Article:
Upgrading machines versus reinstalling them
Yesterday I mentioned that we would be 'upgrading' the version of OmniOS on our fileservers not by using the OmniOS upgrade process but by reinstalling them. While this was partly forced by an OmniOS problem, it's actually our approach in general. We tend to take this for two reasons.
The first reason is that it leads to either simpler install instructions or more identical machines if you have to rebuild one, depending on how you approach rebuilding upgraded machines. If you upgraded a machine from OS version A to OS version B, in theory you should reinstall a replacement by going through the same process instead of directly installing OS version B. If you directly install OS version B, you have a simpler and faster install process but you almost never get an exactly identical machine.
(In fact until you actually do this as a test you can't be sure you even wind up with a fully functional replacement machine. It's always possible that there's something vital in your current build instructions that only gets set up right if you start from OS version A and then upgrade.)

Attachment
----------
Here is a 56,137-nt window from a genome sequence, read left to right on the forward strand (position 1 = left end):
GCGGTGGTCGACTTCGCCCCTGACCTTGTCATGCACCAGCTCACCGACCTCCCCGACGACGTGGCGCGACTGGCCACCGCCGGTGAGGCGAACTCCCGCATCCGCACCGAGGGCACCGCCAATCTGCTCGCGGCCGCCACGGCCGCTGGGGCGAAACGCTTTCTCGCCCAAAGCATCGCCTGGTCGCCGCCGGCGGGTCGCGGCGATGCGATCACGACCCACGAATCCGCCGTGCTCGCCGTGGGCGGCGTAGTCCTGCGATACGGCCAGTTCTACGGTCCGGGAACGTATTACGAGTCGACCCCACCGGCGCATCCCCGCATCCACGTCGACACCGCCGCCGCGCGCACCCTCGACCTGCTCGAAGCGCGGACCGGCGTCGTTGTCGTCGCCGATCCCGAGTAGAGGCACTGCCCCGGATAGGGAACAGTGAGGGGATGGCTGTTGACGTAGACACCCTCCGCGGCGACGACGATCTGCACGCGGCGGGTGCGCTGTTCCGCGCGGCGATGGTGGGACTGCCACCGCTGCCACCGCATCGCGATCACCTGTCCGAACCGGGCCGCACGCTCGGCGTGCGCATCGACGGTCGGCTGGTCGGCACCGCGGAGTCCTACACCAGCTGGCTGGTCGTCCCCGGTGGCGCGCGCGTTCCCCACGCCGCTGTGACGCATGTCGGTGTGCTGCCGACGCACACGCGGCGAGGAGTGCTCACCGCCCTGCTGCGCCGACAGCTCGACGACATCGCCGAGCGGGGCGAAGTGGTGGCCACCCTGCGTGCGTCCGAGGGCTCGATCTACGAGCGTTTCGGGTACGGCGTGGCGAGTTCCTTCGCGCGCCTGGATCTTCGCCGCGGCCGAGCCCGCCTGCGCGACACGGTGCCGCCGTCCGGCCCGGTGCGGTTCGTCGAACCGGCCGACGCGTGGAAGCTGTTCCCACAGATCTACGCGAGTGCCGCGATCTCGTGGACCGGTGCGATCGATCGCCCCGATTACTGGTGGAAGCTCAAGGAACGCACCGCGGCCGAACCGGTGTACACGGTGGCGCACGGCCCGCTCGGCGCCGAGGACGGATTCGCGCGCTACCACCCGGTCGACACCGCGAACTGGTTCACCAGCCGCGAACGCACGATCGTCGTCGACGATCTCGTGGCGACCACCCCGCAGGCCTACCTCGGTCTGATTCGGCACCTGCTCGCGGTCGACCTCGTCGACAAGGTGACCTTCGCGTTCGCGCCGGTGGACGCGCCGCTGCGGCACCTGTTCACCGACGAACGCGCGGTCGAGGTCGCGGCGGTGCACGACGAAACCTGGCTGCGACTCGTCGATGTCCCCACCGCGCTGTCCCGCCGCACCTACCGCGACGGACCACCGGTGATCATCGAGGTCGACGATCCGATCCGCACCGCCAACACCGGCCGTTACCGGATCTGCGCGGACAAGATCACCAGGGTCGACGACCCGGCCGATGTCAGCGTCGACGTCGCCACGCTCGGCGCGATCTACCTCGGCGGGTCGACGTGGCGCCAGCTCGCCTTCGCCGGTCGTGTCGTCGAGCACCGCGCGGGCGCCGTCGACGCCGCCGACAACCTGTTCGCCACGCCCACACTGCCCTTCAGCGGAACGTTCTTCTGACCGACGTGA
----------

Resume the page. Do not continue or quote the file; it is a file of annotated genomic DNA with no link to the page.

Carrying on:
The second reason is that customizations done on OS version A are not always still applicable or necessary on OS version B. Sometimes they've even become counterproductive. If you're upgrading, you have to figure out how to find these issues and then how to fix them up. If you're directly (re)installing OS version B, you get a chance to start from scratch and apply only what you need (in the form you now need it in) on OS version B, and you don't have to deal with juggling all sorts of things during the transition from version A to version B.
(Relatedly, you may have changed your mind or simply learned better since your install of OS version A. Doing a from-scratch reinstall is a great opportunity to update to what you feel is the current best practice for something.)
Mind you, there are machines and situations where in-place upgrades are less disruptive and easier to do than complete reinstalls. One of them is when the machine has complex local state that is hard to fence off or back up and restore; another is if a machine was heavily customized, especially in ad-hoc ways. And in-place upgrades can involve less downtime (especially if you don't have surplus machines to do complex juggling). This is a lot of why I do in-place live upgrades of my workstations.